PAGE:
Closure of traditional medicine cabinets in Madagascar: Ministry of Public Health warns against abuses

Following a reminder note issued by the Ministry of Public Health on February 24th, traditional medicine and alternative practices in Madagascar have come under scrutiny. The President of the Order of Physicians, Dr. Eric Andrianaasolo, warned that many practices in this field were breaking the rules and putting people's lives at risk. The Ministry has announced sanctions for any transgressions of existing legislative and regulatory provisions in the field of traditional medicine, including the closure of cabinets and training centers and the withdrawal of authorization, without prejudice to any legal action against their authors.

The first association to be affected by this measure is Fitrama, which offers a three-month traditional medicine training program using medicinal plants. According to the Minister of Public Health, Professor Zely Arivelo Randriamanantany, the state has already taken measures against Fitrama because it does not have authorization for its training program. The ministry emphasizes that there is no formal training in traditional medicine, as this is a skill that is inherited rather than acquired. On the same day, the Director General of Fitrama, Jean Nirina Rafanomezantsoa, resigned from his position and handed over management of the association to "professionals" in order to comply with the laws on traditional medicine. Despite having worked in the field for several years, Jean Nirina Rafanomezantsoa is not a traditional practitioner and may have put many lives at risk.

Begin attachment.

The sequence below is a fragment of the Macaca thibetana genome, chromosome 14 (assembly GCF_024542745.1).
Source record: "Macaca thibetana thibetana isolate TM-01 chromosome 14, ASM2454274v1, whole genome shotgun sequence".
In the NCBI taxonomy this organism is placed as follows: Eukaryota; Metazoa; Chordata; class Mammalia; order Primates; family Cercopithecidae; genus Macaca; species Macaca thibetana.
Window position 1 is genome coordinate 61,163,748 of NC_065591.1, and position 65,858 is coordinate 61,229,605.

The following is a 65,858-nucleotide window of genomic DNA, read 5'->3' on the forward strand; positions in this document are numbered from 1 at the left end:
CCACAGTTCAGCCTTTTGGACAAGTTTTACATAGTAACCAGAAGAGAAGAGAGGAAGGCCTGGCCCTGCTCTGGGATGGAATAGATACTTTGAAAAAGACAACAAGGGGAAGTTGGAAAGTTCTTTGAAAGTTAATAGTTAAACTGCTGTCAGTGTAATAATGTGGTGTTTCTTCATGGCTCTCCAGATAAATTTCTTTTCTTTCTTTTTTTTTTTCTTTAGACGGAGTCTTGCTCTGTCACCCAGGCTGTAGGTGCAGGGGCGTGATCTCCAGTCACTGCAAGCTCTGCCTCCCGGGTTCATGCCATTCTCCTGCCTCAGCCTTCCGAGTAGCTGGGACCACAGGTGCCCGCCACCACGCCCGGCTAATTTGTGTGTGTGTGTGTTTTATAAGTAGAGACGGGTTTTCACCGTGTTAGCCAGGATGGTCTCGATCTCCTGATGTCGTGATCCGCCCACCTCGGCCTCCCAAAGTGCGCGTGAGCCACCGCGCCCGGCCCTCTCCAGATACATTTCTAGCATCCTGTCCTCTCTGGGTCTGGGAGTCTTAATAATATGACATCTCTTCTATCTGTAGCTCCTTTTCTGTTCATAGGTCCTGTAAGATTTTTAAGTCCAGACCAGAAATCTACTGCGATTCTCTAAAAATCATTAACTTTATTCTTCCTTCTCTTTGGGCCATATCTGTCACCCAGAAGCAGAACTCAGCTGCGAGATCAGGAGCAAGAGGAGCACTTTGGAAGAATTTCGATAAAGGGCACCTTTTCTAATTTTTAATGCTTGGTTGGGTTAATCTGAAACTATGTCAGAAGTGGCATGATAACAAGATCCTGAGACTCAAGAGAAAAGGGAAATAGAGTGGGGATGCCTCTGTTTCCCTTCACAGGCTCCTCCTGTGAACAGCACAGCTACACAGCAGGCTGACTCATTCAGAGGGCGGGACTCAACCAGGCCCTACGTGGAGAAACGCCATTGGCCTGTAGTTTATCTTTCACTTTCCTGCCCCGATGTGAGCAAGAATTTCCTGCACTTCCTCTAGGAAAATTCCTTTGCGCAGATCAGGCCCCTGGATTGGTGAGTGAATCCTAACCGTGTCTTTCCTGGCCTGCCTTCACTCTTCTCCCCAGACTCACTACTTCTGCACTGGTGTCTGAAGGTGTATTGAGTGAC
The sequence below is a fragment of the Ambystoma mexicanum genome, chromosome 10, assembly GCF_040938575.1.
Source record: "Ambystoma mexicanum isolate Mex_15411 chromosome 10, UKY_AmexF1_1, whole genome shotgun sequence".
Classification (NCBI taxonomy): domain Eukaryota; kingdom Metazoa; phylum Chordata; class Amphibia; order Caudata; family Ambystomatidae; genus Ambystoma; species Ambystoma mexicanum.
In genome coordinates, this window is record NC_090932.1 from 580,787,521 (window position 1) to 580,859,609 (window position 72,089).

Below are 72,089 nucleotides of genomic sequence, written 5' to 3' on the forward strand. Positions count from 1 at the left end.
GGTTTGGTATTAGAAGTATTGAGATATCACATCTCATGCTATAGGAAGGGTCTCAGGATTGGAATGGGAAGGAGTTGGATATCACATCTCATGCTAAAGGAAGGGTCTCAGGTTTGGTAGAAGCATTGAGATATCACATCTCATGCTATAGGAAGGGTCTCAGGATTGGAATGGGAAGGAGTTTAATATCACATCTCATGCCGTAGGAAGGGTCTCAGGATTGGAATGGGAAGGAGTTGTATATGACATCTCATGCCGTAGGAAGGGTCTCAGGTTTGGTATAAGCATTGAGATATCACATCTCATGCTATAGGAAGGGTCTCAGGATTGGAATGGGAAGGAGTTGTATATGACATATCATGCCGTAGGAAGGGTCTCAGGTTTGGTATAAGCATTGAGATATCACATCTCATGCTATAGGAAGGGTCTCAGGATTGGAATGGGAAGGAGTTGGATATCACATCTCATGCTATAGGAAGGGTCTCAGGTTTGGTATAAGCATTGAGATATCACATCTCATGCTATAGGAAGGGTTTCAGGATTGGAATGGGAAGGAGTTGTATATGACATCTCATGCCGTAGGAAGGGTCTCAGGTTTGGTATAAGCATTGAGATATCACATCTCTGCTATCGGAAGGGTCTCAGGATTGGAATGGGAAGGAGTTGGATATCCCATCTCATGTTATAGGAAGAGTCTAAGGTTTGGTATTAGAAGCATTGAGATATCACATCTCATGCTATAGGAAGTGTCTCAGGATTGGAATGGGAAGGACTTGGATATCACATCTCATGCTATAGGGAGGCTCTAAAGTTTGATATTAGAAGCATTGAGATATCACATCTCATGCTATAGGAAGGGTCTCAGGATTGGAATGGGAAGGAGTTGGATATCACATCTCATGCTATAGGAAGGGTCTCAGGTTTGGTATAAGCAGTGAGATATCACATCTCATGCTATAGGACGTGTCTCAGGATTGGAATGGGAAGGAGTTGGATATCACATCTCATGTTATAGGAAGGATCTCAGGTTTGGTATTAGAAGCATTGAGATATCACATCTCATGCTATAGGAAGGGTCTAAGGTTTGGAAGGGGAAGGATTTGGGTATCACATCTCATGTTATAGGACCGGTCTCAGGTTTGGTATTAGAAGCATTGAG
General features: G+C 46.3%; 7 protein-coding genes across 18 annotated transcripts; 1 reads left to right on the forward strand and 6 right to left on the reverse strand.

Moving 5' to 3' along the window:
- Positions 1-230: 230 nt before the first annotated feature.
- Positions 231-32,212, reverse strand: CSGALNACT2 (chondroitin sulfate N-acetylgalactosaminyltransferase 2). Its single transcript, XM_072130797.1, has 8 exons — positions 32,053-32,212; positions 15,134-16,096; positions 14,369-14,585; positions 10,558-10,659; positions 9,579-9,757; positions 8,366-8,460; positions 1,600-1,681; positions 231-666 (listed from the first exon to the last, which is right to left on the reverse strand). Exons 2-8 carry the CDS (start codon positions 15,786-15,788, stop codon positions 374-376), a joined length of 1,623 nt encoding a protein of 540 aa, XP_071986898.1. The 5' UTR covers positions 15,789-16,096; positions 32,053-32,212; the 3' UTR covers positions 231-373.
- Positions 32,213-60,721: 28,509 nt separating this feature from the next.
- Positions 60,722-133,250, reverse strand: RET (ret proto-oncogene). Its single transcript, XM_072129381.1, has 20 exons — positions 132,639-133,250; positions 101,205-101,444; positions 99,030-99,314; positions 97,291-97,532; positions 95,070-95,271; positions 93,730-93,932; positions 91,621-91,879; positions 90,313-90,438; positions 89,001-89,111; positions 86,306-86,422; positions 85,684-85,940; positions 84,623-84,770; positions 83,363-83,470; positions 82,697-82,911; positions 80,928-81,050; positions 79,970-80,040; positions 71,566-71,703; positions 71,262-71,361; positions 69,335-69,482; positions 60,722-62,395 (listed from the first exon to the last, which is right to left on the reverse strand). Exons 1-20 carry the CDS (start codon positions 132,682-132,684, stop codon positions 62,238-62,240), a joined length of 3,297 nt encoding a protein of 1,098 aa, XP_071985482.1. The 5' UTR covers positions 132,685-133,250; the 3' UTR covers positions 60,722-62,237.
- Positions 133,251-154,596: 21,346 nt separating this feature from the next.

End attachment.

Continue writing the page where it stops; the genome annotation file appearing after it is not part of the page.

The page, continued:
The Ministry of Public Health has also warned against other care centers, particularly those offering the "Bioscan" system, which it called a "rip-off". The Ministry has reminded the public that all forms of direct or indirect advertising related to improved traditional remedies, as well as any media campaigns aimed at promoting traditional and alternative medicine practices, the use of equipment reserved for physicians, the use of non-scientifically proven equipment such as Bioscan, the establishment of diagnoses using medical jargon, the use of chemically prepared products classified as pharmaceuticals and outside of the pharmacopoeia, and the use of the title of healthcare professional ("doctor", "professor", "midwife" or others) are prohibited.

Charlatans are not just a problem in traditional medicine but are also present in other areas of healthcare, with "fake doctors" proliferating and establishing false diagnoses.

Source : L'Express de Madagascar

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